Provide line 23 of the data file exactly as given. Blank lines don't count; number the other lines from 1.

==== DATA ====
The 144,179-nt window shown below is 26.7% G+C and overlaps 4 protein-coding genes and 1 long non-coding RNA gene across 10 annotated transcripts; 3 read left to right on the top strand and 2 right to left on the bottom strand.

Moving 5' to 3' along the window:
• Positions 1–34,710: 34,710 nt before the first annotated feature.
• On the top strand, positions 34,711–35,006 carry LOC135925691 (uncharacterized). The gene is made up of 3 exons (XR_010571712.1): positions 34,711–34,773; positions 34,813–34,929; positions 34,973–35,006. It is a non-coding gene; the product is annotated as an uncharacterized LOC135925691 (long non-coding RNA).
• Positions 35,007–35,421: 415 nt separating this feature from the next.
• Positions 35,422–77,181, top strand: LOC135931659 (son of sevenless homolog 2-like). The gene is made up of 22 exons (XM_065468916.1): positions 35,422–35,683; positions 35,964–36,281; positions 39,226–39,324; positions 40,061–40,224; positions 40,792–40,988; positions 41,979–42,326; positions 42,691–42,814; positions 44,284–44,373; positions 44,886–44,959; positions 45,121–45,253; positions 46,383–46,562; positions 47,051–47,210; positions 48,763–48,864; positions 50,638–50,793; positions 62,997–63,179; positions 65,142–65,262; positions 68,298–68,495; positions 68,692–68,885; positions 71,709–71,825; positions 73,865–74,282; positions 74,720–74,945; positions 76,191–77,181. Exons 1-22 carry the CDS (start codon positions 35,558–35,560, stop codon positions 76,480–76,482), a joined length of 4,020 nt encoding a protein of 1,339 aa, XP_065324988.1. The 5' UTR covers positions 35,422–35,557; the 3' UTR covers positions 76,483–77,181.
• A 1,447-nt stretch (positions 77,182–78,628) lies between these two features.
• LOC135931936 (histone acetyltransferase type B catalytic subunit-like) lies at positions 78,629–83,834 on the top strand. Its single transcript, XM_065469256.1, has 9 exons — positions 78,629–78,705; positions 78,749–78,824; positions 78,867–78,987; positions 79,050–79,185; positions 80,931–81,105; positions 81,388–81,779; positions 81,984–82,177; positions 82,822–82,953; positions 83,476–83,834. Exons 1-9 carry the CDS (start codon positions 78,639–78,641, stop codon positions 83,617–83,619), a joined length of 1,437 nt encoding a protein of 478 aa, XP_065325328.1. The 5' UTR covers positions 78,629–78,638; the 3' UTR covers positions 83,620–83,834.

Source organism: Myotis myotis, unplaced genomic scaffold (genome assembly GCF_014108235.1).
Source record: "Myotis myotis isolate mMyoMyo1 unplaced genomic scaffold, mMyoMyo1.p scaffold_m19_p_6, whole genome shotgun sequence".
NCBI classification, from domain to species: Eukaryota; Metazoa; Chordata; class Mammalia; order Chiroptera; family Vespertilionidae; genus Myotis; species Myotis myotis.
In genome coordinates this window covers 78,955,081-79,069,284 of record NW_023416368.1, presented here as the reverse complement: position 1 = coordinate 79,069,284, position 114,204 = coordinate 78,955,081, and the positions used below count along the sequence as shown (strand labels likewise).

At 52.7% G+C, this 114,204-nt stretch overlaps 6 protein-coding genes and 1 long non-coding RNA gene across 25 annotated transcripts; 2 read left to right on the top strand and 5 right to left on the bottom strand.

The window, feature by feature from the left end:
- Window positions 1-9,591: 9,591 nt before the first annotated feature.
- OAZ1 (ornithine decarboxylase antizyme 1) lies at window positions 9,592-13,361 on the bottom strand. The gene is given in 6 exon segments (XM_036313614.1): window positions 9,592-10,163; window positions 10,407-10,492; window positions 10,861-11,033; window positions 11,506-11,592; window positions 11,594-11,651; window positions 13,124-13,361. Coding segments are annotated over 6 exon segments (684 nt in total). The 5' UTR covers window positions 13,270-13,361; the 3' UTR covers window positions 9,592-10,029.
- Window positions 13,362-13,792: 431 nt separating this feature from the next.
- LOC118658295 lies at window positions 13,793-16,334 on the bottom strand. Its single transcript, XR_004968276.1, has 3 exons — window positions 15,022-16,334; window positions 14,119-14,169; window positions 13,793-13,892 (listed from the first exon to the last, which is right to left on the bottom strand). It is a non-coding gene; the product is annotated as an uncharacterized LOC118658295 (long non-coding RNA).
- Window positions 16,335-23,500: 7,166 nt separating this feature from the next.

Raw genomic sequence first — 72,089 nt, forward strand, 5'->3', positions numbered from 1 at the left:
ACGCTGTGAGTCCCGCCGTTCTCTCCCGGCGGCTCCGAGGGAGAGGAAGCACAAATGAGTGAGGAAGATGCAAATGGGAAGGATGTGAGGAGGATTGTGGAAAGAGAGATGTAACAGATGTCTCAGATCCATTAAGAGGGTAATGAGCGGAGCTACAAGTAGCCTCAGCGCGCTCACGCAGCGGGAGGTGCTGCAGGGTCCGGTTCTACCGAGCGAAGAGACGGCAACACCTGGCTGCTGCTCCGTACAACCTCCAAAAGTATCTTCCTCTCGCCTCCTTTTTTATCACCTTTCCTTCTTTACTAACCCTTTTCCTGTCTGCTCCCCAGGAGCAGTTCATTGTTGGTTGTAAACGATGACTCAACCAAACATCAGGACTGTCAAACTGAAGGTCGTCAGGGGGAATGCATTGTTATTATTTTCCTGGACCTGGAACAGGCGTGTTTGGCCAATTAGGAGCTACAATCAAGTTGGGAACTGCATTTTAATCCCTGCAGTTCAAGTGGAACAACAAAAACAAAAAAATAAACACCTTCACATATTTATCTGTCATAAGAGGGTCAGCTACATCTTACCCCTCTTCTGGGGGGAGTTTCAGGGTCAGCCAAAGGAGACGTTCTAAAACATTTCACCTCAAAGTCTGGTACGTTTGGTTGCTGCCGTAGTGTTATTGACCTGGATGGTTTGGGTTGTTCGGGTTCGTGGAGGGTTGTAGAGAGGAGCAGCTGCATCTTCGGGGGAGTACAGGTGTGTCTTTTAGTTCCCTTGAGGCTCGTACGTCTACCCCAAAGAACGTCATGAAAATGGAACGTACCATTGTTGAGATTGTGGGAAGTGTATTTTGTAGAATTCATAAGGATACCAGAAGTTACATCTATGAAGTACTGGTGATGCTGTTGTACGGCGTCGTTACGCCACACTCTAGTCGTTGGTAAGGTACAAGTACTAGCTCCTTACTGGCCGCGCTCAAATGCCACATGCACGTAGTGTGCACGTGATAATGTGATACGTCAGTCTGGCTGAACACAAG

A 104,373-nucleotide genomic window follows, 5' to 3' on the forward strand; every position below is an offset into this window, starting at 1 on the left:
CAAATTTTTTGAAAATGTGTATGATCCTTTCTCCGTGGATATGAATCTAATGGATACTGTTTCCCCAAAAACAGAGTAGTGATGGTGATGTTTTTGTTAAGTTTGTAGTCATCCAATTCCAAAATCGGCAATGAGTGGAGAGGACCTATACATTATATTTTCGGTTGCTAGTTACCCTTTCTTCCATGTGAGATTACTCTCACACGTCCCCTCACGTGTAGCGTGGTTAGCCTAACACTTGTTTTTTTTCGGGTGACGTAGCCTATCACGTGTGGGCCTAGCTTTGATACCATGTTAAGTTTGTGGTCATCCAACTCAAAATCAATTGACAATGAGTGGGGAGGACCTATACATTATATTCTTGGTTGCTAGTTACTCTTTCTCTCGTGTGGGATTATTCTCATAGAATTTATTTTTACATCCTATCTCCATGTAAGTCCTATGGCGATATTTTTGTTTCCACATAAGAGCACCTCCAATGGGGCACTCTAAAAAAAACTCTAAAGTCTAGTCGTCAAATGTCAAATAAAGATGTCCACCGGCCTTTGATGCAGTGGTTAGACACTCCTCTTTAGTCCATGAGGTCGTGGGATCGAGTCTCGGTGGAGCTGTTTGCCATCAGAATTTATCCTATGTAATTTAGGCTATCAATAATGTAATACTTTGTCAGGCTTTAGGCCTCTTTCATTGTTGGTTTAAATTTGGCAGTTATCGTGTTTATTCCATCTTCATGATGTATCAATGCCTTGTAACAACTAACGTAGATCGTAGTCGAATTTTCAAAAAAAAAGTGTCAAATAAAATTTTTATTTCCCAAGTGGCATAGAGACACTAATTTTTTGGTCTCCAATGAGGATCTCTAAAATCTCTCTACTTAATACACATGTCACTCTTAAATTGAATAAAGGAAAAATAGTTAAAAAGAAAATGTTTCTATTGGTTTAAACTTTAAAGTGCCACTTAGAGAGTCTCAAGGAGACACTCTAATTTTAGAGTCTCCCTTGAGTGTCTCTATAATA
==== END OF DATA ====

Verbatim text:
CAAATTTTTTGAAAATGTGTATGATCCTTTCTCCGTGGATATGAATCTAATGGATACTGTTTCCCCAAAAACAGAGTAGTGATGGTGATGTTTTTGTTAAGTTTGTAGTCATCCAATTCCAAAATCGGCAATGAGTGGAGAGGACCTATACATTATATTTTCGGTTGCTAGTTACCCTTTCTTCCATGTGAGATTACTCTCACACGTCCCCTCACGTGTAGCGTGGTTAGCCTAACACTTGTTTTTTTTCGGGTGACGTAGCCTATCACGTGTGGGCCTAGCTTTGATACCATGTTAAGTTTGTGGTCATCCAACTCAAAATCAATTGACAATGAGTGGGGAGGACCTATACATTATATTCTTGGTTGCTAGTTACTCTTTCTCTCGTGTGGGATTATTCTCATAGAATTTATTTTTACATCCTATCTCCATGTAAGTCCTATGGCGATATTTTTGTTTCCACATAAGAGCACCTCCAATGGGGCACTCTAAAAAAAACTCTAAAGTCTAGTCGTCAAATGTCAAATAAAGATGTCCACCGGCCTTTGATGCAGTGGTTAGACACTCCTCTTTAGTCCATGAGGTCGTGGGATCGAGTCTCGGTGGAGCTGTTTGCCATCAGAATTTATCCTATGTAATTTAGGCTATCAATAATGTAATACTTTGTCAGGCTTTAGGCCTCTTTCATTGTTGGTTTAAATTTGGCAGTTATCGTGTTTATTCCATCTTCATGATGTATCAATGCCTTGTAACAACTAACGTAGATCGTAGTCGAATTTTCAAAAAAAAAGTGTCAAATAAAATTTTTATTTCCCAAGTGGCATAGAGACACTAATTTTTTGGTCTCCAATGAGGATCTCTAAAATCTCTCTACTTAATACACATGTCACTCTTAAATTGAATAAAGGAAAAATAGTTAAAAAGAAAATGTTTCTATTGGTTTAAACTTTAAAGTGCCACTTAGAGAGTCTCAAGGAGACACTCTAATTTTAGAGTCTCCCTTGAGTGTCTCTATAATA